N-Word and F-Word Shouted by Tea Party at Black, Gay Lawmakers
From Diversity, Inc. -- By Gail Zoppo - Mar 22, 2010:
Democratic U.S. Congressmen John Lewis, who is Black, and Barney Frank, who is openly gay, were targets of hate-filled racist and homophobic epithets on Saturday; Rep. Emanuel Cleaver II, who is Black, was spit upon.
Although historic legislation passed by Congress Sunday night would extend healthcare to tens of millions of uninsured Americans, many wonder if the Tea Party demonstrators' actions were a platform for virulent racism and homophobia.
What motivated the mob of about 1,000 protesters in Washington, D.C., on Saturday?
Former President Jimmy Carter said that racism was a key factor in the Tea Party's opposition to the bill. That racism is directed at President Barack Obama and also takes into account that Blacks and Latinos, who disproportionately have lower incomes, would receive the most benefits from the healthcare bill.
On Saturday, Lewis, a civil-rights leader who was nearly beaten to death during an Alabama march in the '60s, was leaving the Cannon office building across from the Capitol when he heard protesters shout "Kill the bill, kill the bill," reports McClatchy Newspapers. "I said, 'I'm for the bill, I support the bill, I'm voting for the bill.'" That's when Cleaver, who was walking a few yards behind Lewis, reportedly heard the N-word hurled from the crowd and was spit upon. U.S. Capitol Police led him into the building to ensure his safety.
According to UPI, the person who allegedly spit on him was released after Cleaver declined to press charges.
Protesters also hurled racial epithets at Rep. Andre Carson, a member of the Congressional Black Caucus, The Washington Post reported Sunday.
"It was like going into the time machine with John Lewis," said Carson, according to BusinessWeek.
"I have heard things today that I have not heard since March 15, 1960, when I was marching to get off the back of the bus," House Majority Whip James Clyburn, the highest-ranking Black member of Congress, told UPI.
According to the Post, Frank was confronted by about 100 protesters inside the Longworth House Office Building where he was targeted with anti-gay slurs and urged to vote against the bill.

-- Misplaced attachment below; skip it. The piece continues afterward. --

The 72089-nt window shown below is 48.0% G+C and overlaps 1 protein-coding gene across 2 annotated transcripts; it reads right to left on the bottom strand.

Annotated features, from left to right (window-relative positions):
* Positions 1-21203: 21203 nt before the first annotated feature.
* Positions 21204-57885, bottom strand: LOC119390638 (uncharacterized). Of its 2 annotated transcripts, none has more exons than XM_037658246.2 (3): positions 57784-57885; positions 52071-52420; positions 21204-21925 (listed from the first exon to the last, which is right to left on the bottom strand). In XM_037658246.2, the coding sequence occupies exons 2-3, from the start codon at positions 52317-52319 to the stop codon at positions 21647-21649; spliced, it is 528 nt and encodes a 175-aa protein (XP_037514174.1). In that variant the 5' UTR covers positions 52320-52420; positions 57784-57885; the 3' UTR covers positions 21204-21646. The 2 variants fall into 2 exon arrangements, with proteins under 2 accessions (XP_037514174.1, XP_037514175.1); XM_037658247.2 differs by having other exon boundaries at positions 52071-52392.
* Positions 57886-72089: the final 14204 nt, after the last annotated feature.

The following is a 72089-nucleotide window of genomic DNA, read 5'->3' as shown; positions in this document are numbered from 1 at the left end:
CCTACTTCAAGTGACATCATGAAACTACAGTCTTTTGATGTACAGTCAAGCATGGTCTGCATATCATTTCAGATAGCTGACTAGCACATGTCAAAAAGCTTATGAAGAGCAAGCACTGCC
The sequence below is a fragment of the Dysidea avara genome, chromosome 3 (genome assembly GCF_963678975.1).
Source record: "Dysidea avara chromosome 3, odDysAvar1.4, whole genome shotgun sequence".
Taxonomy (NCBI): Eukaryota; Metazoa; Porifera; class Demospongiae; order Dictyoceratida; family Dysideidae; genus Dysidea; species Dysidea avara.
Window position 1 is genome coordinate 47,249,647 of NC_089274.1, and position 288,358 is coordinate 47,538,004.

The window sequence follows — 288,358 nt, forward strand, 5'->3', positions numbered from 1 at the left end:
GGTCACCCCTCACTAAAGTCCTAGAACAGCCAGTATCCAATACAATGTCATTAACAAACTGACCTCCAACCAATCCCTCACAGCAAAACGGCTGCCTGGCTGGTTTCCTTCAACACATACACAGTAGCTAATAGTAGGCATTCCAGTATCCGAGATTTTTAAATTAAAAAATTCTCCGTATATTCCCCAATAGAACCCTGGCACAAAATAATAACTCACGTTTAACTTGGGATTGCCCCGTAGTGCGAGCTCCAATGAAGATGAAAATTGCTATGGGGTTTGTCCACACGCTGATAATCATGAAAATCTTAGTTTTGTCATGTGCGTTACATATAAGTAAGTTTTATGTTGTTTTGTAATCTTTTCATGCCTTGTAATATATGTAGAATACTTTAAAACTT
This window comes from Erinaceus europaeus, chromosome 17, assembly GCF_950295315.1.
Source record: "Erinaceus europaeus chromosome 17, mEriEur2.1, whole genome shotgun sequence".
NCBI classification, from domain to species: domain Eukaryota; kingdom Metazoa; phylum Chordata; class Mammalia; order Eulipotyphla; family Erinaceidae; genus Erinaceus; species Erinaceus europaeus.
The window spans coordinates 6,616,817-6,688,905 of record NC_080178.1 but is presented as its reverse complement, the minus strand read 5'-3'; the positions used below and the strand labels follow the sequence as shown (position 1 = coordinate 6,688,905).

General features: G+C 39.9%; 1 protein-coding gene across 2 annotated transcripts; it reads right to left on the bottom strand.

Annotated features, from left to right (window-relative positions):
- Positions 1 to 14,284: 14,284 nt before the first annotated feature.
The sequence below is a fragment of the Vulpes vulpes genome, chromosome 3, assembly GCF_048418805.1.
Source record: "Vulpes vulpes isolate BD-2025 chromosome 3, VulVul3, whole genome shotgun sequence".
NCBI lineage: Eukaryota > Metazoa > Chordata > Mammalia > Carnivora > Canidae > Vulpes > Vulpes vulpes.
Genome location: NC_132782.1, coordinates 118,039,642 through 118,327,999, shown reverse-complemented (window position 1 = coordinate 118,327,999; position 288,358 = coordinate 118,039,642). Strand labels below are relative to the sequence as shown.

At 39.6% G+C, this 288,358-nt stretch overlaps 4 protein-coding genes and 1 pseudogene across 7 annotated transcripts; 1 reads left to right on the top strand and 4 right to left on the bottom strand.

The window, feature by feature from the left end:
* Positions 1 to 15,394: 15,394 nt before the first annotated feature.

"The healthcare bill is proxy for a lot of other sentiments, some of which are perfectly reasonable, but some of which are not," Frank reportedly told the Boston Globe.
It "appear[s] that at least some of the opposition is rooted in something other than philosophical differences over individual mandates," stated NPR's Frank James. "Some of us have long suspected that at least part of the opposition to the overhaul is part of the freeform hostility some Americans feel toward the political ascendacy of people who don't look like them or who have a different sexual orientation."
A posting on NPR concurs: "From what I have observed, the election of the first [B]lack president has made it impossible for those who were sort of able to contain their feelings on race, almost impossible for them to do so. I do believe much of the anger and hatred expressed at the town hall meetings during his campaign, and at the political rallies now, and in the rhetoric of entertainers like Rush Limbaugh and Glenn Beck and others, and in the protestors waving signs with racial slurs, all of it, is the same mentality that did allow people to call [B]lack people n****rs, and allowed segregation and discrimination, allowed lynching and the acquittal of the murderers, and allowed open Klan rallies, and allowed Klan members to serve in Congress and on the Supreme Court, and allowed cops to command their dogs to bite or turn their fire hoses on people. How we see it being manifested today may be different, but the motivation is the same…"